Here's the math behind that depressing calculation. Today's top federal income tax rate is 35%. Almost all Democrats in Washington want to repeal the Bush tax cuts on those who make more than $250,000 and phase out certain deductions, so the effective income tax rate would rise to about 41.5%. The 3% millionaire surtax raises that rate to 44.5%.
This happens because not every dollar you earn is taxed at the same rate. The first $8,500 you earn ($17,000 as a couple) is taxed at just 10%. This is as true for you at whatever crappy low-paying job you tolerate as it is for our millionaire earning $2m. The rate at which additional income is taxed increases at intervals; every dollar from $8,501 to $34,500 is taxed at 15%, from $34,501 to $83,600 is taxed at 25%, and so on. In addition, letting the Bush tax cuts expire on upper-income earners only increases the taxes paid on income above $250,000, and the proposed millionaire surtax (which I bet you a dollar will never pass anyway) will only increase the rate paid on income over $1m.
You may say the difference between 38.3% and 41.5% is small, because either way you're talking about a whole lot of money. Well, yes, when you talk about millionaires, any one percent of their income is in fact going to be $10,000 or more. I would hate to have the kind of life where that were true! The thing is, we're talking about a very small number of earners here, about 1/10 of one percent; Moore and McIlheran want to give the impression, though, that this sort of thing will affect you, too, average taxpayer, and therefore you should be outraged. But less than 3% of all earners (and, I would be bet another dollar, none of either my or McIlheran's audience) make more than $250,000, the ones most affected by the proposed changes. And at those numbers, the difference between marginal and effect rates is huge. Someone earning $300,000 a year pays an effective rate of just 23.4%, even though they're in the 33% bracket. (If the Bush tax cuts expire on them, that $300,000 earner's effective rate would slip upward to barely over 24%.)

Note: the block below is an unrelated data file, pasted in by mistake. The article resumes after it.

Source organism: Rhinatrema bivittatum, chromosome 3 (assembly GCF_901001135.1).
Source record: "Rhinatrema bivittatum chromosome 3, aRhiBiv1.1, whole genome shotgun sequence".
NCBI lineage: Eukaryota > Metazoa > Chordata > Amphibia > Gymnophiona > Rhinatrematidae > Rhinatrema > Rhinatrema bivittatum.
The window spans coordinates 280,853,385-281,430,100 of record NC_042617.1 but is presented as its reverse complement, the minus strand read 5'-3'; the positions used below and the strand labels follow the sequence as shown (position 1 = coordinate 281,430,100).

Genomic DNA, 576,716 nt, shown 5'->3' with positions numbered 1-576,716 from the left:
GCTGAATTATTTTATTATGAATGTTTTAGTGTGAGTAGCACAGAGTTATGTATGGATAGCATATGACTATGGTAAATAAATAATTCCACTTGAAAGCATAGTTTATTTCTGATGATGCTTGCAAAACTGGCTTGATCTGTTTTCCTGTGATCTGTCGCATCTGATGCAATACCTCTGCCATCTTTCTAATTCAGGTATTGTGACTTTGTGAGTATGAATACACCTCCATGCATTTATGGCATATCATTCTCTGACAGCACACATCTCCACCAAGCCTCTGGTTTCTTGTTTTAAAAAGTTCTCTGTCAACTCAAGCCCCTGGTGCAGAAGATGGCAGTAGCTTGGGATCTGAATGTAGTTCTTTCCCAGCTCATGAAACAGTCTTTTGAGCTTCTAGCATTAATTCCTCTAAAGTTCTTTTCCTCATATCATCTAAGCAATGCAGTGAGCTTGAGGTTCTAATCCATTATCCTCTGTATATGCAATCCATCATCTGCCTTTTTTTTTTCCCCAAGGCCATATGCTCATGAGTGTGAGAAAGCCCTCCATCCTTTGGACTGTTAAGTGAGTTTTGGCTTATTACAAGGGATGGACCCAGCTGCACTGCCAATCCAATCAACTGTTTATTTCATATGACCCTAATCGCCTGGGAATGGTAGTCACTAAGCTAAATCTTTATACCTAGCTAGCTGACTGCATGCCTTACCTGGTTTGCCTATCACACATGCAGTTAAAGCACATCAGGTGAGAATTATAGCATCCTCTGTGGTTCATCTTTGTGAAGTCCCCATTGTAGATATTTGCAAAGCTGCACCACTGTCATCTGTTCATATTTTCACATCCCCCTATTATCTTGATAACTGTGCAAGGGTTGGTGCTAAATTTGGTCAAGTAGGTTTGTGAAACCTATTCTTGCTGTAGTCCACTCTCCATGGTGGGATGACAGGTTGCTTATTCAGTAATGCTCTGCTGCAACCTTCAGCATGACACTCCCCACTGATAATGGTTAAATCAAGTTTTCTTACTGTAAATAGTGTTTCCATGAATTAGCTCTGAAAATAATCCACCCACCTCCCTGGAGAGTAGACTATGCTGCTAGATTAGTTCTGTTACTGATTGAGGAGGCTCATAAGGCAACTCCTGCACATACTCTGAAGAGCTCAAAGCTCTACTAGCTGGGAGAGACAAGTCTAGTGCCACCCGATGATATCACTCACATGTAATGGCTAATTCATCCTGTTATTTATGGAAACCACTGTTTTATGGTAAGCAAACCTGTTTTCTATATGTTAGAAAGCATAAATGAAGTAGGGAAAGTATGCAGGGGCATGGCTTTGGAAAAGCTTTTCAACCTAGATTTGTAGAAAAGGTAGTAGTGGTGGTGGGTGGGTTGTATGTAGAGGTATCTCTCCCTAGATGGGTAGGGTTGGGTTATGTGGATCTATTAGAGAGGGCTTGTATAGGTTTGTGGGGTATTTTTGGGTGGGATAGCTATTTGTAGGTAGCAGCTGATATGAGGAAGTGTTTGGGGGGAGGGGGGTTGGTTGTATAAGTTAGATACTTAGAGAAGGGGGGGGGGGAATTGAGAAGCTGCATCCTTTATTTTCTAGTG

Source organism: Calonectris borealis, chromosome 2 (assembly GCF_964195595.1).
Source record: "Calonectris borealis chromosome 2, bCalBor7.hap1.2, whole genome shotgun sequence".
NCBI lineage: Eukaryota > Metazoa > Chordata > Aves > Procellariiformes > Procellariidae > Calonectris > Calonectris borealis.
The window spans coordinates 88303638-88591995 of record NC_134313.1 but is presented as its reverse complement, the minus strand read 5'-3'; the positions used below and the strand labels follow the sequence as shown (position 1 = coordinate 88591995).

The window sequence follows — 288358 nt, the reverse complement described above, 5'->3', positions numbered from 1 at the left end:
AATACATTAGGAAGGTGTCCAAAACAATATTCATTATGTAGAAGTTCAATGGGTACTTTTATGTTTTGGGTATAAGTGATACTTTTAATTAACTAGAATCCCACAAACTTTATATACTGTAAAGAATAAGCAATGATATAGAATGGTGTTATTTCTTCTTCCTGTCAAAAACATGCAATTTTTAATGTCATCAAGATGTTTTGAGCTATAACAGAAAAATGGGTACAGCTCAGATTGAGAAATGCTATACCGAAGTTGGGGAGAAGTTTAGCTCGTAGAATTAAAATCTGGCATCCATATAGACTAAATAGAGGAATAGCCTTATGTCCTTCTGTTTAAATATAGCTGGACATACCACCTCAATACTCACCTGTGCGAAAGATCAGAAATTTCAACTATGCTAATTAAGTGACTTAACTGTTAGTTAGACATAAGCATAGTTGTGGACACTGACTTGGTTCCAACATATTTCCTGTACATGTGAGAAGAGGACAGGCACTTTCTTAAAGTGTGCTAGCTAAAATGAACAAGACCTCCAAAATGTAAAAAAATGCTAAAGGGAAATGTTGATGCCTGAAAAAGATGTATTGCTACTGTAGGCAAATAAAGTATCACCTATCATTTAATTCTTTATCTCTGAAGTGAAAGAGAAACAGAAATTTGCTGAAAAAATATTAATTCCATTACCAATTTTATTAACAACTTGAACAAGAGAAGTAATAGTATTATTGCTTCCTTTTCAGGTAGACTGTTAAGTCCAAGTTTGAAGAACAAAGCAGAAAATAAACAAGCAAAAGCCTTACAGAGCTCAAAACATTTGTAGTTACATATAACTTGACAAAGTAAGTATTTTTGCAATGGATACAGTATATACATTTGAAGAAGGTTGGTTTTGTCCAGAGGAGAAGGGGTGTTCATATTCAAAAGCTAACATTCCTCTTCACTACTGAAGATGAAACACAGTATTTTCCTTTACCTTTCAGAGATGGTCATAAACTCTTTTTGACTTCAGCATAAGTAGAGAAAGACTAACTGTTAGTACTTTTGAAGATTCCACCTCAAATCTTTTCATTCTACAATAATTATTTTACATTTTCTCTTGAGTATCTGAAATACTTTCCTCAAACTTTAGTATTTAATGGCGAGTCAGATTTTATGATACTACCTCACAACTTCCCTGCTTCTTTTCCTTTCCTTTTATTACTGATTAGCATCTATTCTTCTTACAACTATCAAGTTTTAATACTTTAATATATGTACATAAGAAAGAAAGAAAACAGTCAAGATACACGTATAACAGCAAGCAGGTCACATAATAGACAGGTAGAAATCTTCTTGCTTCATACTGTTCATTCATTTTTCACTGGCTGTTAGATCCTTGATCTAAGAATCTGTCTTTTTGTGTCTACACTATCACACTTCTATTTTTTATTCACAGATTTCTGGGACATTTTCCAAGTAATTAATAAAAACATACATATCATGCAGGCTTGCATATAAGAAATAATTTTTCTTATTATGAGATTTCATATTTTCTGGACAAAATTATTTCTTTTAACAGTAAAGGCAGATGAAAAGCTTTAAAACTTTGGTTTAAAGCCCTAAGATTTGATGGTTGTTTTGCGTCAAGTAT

And conservatives need to lie to to spread this impression, as noted. Here's another bit of Moore's mess: